Starbucks is halting all social media advertising amid concerns over the ineffective policing of online hate speech.
Last week, major advertisers including Verizon, Coca-Cola, and Ben & Jerry’s announced that they would be pulling ads from Facebook because of the company’s refusal to make policy changes to keep out hateful content.
Starbucks says it will pull ads from Facebook and all other social networking platforms while having internal discussions with civil rights groups and media partners to figure out how best to contribute to the effort to stop the spread of hate speech.
Starbucks said the bottom line is that “more must be done” to facilitate the creation of inclusive online spaces. Companies and politicians each play a role in the effort, the chain added.
“We believe in bringing communities together, both in person and online, and we stand against hate speech,” Starbucks said in a statement. “We believe more must be done to create welcoming and inclusive online communities, and we believe both business leaders and policymakers need to come together to affect real change.”
Starbucks didn’t say how long it plans to pause ads, but many of the companies participating in the advertising boycott are pulling ads through the end of July. The company said it will still write social media posts that aren’t paid promotions.
Last week, Facebook said it wouldn’t enact policy changes in response to financial pressure. The company later reversed course, announcing late Friday that it would begin hiding or blocking content considered hateful or content that could harm voting ahead of the 2020 election. Politicians won’t be exempted from the new policy.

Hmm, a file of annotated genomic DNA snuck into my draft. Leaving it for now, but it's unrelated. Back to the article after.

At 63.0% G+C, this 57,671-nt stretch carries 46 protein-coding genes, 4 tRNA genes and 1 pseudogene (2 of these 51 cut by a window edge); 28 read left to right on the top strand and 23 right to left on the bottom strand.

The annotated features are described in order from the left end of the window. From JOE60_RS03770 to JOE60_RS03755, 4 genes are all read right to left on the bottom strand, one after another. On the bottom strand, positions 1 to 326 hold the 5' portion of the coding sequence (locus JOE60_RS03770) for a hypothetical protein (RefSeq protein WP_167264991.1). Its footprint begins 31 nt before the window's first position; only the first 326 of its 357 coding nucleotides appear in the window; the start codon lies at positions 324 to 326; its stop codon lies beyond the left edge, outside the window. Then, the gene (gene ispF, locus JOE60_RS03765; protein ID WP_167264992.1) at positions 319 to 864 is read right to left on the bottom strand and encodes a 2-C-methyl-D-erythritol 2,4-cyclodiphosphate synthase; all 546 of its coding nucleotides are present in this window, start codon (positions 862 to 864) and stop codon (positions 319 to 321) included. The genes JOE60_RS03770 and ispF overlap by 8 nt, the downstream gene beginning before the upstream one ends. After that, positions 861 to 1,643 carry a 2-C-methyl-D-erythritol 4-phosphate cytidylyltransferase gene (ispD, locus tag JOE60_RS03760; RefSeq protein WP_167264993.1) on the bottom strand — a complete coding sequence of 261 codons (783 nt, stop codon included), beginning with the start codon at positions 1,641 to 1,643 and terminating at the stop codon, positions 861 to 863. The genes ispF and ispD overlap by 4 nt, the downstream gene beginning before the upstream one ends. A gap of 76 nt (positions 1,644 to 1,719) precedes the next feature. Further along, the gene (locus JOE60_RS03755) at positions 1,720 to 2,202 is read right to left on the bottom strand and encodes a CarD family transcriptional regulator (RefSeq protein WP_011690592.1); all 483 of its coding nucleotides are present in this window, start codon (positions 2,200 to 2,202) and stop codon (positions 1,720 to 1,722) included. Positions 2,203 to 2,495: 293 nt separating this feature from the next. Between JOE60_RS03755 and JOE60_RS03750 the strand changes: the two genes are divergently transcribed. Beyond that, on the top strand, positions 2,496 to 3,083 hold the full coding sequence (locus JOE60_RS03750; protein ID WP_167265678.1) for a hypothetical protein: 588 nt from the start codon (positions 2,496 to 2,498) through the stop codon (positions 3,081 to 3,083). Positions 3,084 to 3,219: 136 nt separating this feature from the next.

“We believe there is a public interest in allowing a wider range of free expression in people's posts than in paid ads,” CEO Mark Zuckerberg wrote. “We already restrict certain types of content in ads that we allow in regular posts, but we want to do more to prohibit the kind of divisive and inflammatory language that has been used to sow discord.”
“So today we're prohibiting a wider category of hateful content in ads. Specifically, we're expanding our ads policy to prohibit claims that people from a specific race, ethnicity, national origin, religious affiliation, caste, sexual orientation, gender identity, or immigration status are a threat to the physical safety, health, or survival of others,” Zuckerberg said.